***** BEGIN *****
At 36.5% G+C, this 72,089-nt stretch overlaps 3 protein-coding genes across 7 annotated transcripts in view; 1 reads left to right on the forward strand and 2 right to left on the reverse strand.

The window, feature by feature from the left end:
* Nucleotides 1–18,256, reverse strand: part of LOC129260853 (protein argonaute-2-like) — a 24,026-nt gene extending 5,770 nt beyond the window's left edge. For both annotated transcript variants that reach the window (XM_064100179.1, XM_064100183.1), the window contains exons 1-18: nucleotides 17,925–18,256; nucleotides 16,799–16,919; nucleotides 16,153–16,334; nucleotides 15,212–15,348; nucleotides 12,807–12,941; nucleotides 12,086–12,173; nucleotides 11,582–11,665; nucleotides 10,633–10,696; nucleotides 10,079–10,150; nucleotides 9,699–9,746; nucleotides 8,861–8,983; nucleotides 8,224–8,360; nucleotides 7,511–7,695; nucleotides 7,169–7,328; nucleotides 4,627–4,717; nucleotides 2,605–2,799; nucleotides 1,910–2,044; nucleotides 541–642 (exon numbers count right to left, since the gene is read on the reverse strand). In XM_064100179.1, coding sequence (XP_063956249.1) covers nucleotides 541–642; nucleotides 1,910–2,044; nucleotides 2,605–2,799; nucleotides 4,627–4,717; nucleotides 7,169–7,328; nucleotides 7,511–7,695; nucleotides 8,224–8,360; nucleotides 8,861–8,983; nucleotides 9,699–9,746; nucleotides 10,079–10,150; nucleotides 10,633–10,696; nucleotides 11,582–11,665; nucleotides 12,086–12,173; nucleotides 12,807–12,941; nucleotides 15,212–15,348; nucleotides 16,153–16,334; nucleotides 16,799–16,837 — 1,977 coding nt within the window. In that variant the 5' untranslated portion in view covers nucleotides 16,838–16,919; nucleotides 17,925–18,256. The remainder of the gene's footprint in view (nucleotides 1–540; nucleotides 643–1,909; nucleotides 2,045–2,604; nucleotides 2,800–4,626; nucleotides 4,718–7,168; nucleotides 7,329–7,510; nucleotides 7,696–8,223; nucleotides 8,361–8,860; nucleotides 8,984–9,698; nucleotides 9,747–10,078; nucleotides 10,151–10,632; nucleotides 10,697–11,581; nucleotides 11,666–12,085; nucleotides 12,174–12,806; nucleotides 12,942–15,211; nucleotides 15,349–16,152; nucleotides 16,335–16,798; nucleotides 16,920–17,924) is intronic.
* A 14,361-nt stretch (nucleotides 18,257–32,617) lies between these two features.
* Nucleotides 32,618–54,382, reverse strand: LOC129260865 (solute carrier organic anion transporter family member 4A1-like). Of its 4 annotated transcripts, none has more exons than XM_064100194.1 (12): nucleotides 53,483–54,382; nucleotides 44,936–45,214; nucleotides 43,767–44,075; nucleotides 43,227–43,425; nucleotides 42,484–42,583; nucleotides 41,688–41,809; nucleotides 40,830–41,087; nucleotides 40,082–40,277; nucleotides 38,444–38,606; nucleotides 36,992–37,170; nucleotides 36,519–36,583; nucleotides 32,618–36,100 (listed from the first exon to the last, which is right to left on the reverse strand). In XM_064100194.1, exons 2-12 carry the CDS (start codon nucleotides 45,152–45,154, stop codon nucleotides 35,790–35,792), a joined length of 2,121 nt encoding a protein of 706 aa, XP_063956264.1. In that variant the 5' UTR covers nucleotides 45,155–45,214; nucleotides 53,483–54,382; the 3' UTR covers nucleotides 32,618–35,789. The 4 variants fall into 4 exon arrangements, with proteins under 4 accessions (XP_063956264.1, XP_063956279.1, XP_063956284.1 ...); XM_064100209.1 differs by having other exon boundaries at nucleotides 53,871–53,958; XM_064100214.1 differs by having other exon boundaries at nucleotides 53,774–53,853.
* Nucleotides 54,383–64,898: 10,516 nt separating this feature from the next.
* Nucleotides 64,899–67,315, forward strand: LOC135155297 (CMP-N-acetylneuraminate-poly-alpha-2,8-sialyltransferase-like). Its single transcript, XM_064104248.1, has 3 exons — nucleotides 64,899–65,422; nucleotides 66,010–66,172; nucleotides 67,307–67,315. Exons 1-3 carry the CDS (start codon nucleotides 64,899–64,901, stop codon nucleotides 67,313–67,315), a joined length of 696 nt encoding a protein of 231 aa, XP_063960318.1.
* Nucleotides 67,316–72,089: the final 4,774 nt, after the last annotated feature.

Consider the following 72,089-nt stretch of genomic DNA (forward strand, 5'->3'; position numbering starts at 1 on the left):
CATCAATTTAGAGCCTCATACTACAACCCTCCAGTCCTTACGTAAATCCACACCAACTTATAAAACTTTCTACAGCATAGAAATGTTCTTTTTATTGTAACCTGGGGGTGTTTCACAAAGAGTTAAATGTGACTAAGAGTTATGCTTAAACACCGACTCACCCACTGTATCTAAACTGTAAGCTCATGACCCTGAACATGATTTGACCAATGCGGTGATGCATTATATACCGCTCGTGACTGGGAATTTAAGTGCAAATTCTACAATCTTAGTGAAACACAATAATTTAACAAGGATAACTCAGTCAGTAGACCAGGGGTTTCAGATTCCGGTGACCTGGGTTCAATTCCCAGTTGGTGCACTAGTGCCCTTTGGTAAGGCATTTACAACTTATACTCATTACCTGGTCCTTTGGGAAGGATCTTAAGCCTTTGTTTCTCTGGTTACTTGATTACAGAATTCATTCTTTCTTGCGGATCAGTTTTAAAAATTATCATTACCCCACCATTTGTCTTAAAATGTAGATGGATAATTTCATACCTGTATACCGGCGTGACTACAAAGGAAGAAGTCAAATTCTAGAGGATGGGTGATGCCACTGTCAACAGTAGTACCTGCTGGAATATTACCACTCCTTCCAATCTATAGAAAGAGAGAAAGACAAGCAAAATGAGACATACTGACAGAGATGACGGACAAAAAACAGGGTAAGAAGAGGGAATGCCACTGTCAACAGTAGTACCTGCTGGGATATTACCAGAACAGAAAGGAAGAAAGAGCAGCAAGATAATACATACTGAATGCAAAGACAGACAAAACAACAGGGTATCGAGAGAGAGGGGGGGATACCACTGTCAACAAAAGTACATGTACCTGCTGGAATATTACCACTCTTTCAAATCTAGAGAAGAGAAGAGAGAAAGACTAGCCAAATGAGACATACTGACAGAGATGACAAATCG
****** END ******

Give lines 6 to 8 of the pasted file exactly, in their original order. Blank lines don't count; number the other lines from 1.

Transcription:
* Nucleotides 54,383–64,898: 10,516 nt separating this feature from the next.
* Nucleotides 64,899–67,315, forward strand: LOC135155297 (CMP-N-acetylneuraminate-poly-alpha-2,8-sialyltransferase-like). Its single transcript, XM_064104248.1, has 3 exons — nucleotides 64,899–65,422; nucleotides 66,010–66,172; nucleotides 67,307–67,315. Exons 1-3 carry the CDS (start codon nucleotides 64,899–64,901, stop codon nucleotides 67,313–67,315), a joined length of 696 nt encoding a protein of 231 aa, XP_063960318.1.
* Nucleotides 67,316–72,089: the final 4,774 nt, after the last annotated feature.